At least two major automotive insurers are refusing to insure some Kia and Hyundai models because they lack anti-theft systems common in today’s cars, according to reports.
Both State Farm and Progressive confirmed with CNN that they will no longer write policies for certain Kia and Hyundai models manufactured between 2015-2019.
In September 2022, the Insurance Institute for Highway Safety, or IHHS, and the Highway Casualty Data Institute found that vehicle theft claims for 2015-19 Hyundai and Kia vehicles were twice as common as for the Dodge Charger SRT Hellcat.
“Car theft has paid off during the epidemic,” HLDI senior vice president Matt Moore said in the report. “These numbers tell us that some vehicles are more likely to be targeted because they are faster or cost more money, while others are easier to steal.”
The Hyundai and Kia vehicles being stolen don’t have electronic sensors, the report said, which could prevent a thief from just breaking into the car and turning off the ignition. Once immobilizers were added to the cars, Moore said, vehicle thefts from Kias and Hyundais “dropped.”
In the year In 2015, 26 percent of Kia and Hyundai vehicle models were standard, but 96 percent of other manufacturers were standard, according to the report.
State Farm and Progressive did not immediately respond to requests for more information about the claims.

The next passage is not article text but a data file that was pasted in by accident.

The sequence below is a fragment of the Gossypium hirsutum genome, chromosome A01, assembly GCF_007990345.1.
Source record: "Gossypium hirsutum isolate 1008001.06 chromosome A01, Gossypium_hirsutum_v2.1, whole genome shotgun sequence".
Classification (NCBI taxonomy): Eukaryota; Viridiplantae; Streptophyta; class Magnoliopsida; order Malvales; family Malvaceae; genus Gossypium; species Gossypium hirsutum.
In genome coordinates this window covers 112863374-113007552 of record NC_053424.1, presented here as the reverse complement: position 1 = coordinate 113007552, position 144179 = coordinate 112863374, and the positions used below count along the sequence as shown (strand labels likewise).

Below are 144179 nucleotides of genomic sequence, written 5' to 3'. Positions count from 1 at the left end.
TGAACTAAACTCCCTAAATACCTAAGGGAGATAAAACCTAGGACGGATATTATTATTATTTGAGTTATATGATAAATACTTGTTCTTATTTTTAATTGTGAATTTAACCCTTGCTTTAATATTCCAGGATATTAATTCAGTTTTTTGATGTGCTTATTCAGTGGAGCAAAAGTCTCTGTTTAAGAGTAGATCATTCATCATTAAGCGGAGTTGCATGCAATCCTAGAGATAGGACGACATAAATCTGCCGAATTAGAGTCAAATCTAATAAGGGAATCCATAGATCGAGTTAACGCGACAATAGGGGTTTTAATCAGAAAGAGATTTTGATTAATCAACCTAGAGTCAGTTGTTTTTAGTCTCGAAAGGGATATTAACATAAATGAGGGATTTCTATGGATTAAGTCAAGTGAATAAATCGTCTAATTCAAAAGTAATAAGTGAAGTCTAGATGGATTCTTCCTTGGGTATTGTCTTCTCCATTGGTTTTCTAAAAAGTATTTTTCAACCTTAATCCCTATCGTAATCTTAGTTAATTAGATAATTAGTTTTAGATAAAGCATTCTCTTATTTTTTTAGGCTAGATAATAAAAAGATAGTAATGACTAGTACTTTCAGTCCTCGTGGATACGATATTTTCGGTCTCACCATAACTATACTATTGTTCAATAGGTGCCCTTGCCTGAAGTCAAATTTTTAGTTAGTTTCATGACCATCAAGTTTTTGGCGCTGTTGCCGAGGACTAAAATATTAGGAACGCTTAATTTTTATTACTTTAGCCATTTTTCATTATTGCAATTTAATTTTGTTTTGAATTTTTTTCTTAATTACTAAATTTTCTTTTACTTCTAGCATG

In a statement to CNN, State Farm confirmed that it has temporarily stopped writing insurance policies for some Kia and Hyundai model years and trim levels in some states.
The Progressives confirmed with CNN that they are making changes. Kias and Hyundais are limiting the sale of open insurance policies to high-risk vehicles by increasing progressive rates in some areas.
In some cities, Kia and Hyundai vehicle thefts are as high as 300%.
Videos posted on social media show how people can start the vehicles without a key but on the end of a phone charger or USB cable, a trend that has led teenagers across America to try to steal Kia and Hyundai vehicles and go for a joyride. .
Manufacturers are working on theft, Hyundai offers steering locks in municipalities such as Clearwater, Florida.
Another fix that makes the rounds was created by Suntrup Automotive Group in St. Louis, Missouri, with a redesigned off-the-shelf Bluetooth switch that can be attached to the car to stop the switch.